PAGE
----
Too much blogging about the plants at Cistus Nursery? Not possible. Either you are lucky enough to be able to visit frequently but you can’t get enough, or you aren’t able to visit, and it is our duty as Portlanders to share the experience.
Bromeliad Fascicularia pitcairnifolia (with correct spelling of the genus this time, thanks Loree). Leaves are divine as is, but as a bonus, it gets sky-blue blossoms surrounded by burgundy leaves. As much as I’m in love with agaves, it’s so hard to find a good sunny spot for the sun worshipers in my yard, and I’m a big failure at overwintering non-hardy plants indoors. Fascicularia says it takes some shade, likes cool conditions, and has recovered from 0F in zone 7. Now that, I can do. I made the trip looking for a Yucca Rostrata, but didn’t find one that was big enough to enjoy, yet small enough to afford, so I got a Fascicularia instead.
Another terrestrial bromeliad – Dyckia choristaminea. It says full sun for “best color.” Do you suppose that means I can get away with it on my mostly shady patio? It’s supposed to be hardy to upper zone 8, but a plant this tiny, just a few inches tall and wide, that wouldn’t be so hard to overwinter in a bright window.
Puya venusta shares that spiky form, spiky leaf combination of the Fascicularia and Dyckia. From the tag: “This is one of the most dazzling of the Puyas with clumping 3 ft rosettes so glaucous as to appear nearly white, and on this form the deep blue-black flowers were supported by 6-8 ft stems of nice pink.” Also hardy in zone 8 with well drained soil.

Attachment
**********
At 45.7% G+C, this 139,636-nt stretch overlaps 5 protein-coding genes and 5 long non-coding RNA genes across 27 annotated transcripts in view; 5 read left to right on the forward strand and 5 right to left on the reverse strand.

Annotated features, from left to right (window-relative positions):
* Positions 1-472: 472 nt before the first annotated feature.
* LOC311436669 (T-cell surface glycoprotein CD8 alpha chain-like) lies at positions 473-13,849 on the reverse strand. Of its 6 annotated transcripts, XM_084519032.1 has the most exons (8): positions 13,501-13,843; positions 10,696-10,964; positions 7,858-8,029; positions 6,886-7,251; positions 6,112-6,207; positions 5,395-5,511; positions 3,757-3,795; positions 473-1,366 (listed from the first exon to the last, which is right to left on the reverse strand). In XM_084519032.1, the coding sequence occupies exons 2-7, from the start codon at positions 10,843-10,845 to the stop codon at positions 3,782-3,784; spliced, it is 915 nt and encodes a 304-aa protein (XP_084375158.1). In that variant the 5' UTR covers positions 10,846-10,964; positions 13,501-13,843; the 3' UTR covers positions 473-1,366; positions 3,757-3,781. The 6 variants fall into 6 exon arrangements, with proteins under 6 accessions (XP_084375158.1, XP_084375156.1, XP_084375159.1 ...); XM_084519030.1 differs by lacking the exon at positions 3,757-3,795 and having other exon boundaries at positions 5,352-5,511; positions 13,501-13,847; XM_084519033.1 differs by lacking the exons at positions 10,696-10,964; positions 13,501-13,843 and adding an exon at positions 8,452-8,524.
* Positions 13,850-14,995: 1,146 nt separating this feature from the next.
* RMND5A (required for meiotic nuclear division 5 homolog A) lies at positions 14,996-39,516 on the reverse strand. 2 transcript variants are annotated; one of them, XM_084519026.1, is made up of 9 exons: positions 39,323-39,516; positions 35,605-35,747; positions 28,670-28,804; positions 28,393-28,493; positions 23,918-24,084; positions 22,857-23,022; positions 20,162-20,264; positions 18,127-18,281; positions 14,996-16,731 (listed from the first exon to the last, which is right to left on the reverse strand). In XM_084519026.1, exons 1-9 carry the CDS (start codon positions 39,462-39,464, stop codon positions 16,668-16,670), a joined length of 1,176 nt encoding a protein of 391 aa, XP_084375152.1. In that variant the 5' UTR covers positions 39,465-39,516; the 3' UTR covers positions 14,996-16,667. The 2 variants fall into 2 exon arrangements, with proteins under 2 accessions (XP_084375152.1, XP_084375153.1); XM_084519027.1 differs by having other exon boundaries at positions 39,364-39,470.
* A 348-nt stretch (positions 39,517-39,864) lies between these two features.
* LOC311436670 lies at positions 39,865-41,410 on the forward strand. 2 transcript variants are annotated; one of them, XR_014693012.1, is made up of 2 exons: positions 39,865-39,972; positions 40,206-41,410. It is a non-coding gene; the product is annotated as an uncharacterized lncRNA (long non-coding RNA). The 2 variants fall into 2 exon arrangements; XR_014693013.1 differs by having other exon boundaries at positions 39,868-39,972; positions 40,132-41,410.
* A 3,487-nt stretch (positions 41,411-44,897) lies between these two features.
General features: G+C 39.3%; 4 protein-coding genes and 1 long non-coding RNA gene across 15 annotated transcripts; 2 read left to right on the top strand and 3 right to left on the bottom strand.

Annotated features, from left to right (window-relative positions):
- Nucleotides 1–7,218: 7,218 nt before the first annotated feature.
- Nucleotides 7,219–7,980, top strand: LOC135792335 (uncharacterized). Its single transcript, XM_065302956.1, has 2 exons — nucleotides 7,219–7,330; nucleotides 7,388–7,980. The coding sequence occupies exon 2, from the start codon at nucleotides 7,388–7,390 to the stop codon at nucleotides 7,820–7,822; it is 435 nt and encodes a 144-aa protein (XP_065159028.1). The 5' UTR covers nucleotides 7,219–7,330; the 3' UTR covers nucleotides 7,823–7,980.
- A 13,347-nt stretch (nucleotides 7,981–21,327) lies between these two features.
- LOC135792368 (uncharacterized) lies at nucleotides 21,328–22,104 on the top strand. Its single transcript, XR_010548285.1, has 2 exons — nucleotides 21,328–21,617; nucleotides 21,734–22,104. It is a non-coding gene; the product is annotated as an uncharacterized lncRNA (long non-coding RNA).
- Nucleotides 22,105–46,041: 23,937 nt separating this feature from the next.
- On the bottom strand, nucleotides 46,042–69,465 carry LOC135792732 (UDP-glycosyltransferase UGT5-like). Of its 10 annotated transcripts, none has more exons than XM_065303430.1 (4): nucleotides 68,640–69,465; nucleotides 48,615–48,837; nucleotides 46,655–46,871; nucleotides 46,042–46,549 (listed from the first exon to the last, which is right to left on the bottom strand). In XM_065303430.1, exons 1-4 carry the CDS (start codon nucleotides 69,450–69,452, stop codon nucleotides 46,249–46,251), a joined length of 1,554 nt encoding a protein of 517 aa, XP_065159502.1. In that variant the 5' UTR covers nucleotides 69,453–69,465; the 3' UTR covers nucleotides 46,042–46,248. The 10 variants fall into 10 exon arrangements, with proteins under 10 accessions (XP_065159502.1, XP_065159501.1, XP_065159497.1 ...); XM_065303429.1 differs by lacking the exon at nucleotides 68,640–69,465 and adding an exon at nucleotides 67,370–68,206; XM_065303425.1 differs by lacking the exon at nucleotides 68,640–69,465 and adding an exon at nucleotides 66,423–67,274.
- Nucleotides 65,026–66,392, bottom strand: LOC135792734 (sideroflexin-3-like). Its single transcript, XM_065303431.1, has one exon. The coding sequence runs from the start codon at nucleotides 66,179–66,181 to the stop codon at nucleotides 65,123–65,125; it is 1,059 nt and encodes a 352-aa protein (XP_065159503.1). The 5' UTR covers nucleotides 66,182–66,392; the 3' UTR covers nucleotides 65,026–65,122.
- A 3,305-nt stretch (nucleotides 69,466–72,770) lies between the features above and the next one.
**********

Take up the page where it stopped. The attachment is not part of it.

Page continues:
Back to plants I have no business looking at – Agave ornithobroma. The leaves are soft and cylindrical, almost like a thick leaved rush. Hardy to zone 9/10, although the tag says they’ve been growing it here in the ground and it has survived the last few years, so if you were inclined to press your luck, maybe this is a candidate.
I forget sometimes what a fantastic fern collection they have at Cistus. Lots of really interesting unusual varieties. Phlebodium pseudoaureum (blue rabbits foot fern) is a small one, about a foot tall. The tag says the fuzzy glaucous leaves make good cut foliage. Some day we really must talk more about the ferns.
2010-07-12 » megan